I'm trying to find out exactly what Google does so differently - and better - than all the other cloud storage providers.
All my files in Google Drive and Dropbox are encrypted by me and uploaded encrypted.
Google Drive displays all my files in Windows file explorer just like they would be locally. All extended file attributes, thumbnails, all available. I can see that info is sometimes stores locally (I assume in Google Drive databases) and most of the times it gets requested locally to Drive and the Google Drive Sync client polls and supplies the necessary information. It does not download the files, it just queries them for meta data and downloads a tiny bit of each file when I chose to have them displayed as thumbnails or to get the extended file attributes like File Length, Resolution, Subtitles etc.
Is that just a very clever Google doing its job right? Did they just decide to stream any file no matter what it is - because they dont know that my encrypted file is a video when I request it so they cant render or read anything on the backend so all that info has to come from the client pulling the file but just enough to get that info and then moving on to the next file. Listing even large folders with extensive additional meta data goes very quickly.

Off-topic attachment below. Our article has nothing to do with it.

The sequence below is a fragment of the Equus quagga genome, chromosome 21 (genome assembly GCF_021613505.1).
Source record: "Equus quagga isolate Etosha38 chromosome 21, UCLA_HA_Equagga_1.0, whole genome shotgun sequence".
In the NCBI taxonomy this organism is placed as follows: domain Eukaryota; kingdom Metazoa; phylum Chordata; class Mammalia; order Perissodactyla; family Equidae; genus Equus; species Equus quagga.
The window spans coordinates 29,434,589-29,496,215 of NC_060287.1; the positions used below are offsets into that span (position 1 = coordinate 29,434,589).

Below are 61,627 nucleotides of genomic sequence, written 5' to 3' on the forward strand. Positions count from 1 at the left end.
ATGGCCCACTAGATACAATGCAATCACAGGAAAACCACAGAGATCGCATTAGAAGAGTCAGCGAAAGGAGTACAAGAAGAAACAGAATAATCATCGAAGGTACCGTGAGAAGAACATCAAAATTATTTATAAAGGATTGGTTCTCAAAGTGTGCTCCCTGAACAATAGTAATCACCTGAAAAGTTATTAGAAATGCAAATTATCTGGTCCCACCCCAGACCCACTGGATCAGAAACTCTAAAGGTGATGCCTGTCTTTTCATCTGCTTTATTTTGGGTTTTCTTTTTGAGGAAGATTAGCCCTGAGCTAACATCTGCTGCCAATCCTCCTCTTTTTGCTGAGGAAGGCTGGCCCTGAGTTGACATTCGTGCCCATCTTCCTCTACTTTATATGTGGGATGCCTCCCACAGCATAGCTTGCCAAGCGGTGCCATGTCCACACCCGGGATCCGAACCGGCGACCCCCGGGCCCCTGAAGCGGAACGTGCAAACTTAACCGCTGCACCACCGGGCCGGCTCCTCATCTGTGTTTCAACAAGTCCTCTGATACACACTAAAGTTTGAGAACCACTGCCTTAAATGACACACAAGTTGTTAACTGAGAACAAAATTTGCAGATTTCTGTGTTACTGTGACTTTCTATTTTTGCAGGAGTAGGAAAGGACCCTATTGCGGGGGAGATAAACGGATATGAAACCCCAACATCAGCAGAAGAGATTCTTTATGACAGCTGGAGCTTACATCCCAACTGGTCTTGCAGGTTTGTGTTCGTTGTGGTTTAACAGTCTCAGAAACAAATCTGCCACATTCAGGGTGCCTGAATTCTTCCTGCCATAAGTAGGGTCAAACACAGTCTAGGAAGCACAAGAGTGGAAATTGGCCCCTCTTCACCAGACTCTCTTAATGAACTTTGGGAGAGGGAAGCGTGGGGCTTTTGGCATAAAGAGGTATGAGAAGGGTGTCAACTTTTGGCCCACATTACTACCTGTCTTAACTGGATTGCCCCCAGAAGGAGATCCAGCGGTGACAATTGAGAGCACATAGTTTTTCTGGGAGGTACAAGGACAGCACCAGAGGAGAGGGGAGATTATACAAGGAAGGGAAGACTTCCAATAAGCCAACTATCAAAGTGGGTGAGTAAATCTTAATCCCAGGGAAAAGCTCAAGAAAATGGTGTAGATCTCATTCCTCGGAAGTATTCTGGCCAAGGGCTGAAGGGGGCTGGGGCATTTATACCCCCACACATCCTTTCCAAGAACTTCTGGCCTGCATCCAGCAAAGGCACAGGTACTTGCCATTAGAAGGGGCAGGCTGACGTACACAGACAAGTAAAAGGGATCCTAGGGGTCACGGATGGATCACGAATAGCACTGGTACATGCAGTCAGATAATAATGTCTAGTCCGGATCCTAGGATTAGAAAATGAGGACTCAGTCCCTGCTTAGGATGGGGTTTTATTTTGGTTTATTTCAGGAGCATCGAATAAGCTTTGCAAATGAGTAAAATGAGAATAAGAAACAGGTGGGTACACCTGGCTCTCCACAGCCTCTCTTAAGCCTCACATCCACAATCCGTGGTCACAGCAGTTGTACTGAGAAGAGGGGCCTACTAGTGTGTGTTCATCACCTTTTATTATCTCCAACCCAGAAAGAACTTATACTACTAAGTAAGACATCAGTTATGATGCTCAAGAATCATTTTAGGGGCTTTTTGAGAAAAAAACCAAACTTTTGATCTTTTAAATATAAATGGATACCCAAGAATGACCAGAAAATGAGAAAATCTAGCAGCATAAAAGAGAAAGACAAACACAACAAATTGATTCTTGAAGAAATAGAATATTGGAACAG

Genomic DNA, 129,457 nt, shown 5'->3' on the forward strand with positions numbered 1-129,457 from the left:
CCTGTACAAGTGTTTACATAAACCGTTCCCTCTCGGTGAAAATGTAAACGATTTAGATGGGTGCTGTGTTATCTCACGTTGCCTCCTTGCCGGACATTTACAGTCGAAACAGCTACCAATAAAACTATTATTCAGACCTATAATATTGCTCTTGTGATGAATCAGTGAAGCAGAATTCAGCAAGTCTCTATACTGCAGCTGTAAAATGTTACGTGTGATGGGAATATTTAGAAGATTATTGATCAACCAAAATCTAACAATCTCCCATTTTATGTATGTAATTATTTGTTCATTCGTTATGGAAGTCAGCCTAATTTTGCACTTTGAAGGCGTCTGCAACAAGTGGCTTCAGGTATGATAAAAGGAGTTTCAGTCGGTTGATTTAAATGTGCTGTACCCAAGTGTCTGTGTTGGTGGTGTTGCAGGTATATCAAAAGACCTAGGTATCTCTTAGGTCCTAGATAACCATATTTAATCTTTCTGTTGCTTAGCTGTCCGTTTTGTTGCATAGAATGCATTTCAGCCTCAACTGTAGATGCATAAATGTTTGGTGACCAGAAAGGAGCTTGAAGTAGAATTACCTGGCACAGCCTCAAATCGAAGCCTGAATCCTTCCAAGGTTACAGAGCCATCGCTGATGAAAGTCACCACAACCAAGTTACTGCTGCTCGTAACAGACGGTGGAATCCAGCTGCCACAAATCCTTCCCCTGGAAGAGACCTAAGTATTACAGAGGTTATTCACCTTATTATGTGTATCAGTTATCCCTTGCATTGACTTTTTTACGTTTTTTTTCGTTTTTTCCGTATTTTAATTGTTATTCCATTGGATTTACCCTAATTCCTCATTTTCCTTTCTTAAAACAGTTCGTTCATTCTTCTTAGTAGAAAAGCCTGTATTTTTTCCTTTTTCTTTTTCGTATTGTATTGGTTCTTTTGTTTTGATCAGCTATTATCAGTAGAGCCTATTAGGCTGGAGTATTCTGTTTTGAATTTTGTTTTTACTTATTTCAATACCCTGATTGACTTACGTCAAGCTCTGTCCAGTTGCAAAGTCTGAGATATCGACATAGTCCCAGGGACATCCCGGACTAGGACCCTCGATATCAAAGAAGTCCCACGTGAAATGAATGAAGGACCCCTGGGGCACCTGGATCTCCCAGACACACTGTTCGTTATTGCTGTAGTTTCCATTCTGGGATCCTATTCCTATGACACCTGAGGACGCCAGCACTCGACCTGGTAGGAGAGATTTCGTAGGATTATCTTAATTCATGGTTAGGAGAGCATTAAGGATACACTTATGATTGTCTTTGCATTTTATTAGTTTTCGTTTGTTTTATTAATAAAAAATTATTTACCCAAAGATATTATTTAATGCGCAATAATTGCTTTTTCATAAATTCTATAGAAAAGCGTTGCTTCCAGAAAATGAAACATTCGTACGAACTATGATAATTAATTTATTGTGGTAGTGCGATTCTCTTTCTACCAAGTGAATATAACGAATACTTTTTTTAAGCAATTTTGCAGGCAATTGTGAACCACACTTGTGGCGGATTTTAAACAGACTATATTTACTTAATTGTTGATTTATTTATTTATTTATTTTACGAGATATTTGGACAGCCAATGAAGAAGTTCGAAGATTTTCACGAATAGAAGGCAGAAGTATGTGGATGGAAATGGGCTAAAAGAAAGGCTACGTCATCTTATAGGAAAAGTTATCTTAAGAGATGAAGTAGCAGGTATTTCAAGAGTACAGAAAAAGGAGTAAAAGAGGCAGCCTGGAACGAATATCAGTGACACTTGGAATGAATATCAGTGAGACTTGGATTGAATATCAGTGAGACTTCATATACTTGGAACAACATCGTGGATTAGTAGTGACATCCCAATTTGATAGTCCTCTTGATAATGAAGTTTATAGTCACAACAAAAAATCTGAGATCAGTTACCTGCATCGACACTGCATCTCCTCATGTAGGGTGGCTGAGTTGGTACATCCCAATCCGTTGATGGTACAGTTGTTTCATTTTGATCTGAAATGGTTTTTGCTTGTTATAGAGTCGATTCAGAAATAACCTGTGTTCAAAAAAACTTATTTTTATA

None of that works for Dropbox. The files are either online and all you get is file size and nothing else or they have to be downloaded, even for viewing. Nothing is streamed.
Is that a philosophical thing? Or is Dropbox despite its size and head start just a pale version of a cloud storage provider?
And what is this technology Google uses called? I cant find docs online.